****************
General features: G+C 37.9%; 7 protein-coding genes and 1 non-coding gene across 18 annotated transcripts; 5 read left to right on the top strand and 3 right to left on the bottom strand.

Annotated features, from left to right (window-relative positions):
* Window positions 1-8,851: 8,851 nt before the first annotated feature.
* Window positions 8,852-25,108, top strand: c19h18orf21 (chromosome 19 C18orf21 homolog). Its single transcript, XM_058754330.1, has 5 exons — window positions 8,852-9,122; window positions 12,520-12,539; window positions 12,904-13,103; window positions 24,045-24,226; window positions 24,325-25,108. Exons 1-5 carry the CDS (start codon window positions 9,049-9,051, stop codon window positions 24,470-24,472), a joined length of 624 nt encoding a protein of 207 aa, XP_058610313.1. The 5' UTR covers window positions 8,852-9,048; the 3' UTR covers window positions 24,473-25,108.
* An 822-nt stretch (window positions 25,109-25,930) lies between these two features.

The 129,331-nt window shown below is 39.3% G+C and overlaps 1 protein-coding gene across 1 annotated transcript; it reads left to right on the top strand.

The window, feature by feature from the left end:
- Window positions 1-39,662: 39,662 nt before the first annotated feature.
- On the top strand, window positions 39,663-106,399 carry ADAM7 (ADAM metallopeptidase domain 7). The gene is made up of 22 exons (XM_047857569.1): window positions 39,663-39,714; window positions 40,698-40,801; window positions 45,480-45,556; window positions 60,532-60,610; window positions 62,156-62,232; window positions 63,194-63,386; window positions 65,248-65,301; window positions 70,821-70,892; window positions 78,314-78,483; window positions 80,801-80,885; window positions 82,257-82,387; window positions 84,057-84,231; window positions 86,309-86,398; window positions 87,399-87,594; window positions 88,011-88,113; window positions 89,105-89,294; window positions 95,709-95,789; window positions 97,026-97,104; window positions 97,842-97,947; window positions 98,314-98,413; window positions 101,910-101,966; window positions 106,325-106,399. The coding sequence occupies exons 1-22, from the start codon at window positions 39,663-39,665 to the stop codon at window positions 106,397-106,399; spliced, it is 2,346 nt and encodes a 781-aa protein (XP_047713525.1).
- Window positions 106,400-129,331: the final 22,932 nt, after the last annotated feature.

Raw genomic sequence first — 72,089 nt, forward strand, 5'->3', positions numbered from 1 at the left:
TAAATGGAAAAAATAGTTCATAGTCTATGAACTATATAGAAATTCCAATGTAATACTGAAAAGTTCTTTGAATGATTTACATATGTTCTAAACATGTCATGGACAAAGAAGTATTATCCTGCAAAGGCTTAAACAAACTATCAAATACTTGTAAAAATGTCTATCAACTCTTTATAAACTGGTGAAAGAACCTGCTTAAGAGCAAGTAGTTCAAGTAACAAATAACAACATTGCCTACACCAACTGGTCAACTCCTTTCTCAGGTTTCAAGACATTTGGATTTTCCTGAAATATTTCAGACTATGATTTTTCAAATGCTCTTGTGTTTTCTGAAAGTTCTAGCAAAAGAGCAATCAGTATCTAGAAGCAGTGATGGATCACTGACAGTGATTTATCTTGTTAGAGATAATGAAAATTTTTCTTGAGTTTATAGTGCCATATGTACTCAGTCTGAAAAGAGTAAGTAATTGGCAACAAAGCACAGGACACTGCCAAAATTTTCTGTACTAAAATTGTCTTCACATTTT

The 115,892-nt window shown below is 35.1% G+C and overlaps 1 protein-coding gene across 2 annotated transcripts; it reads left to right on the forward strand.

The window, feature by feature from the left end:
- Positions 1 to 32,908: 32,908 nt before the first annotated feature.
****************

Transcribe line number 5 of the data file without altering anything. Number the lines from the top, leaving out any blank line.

* An 822-nt stretch (window positions 25,109-25,930) lies between these two features.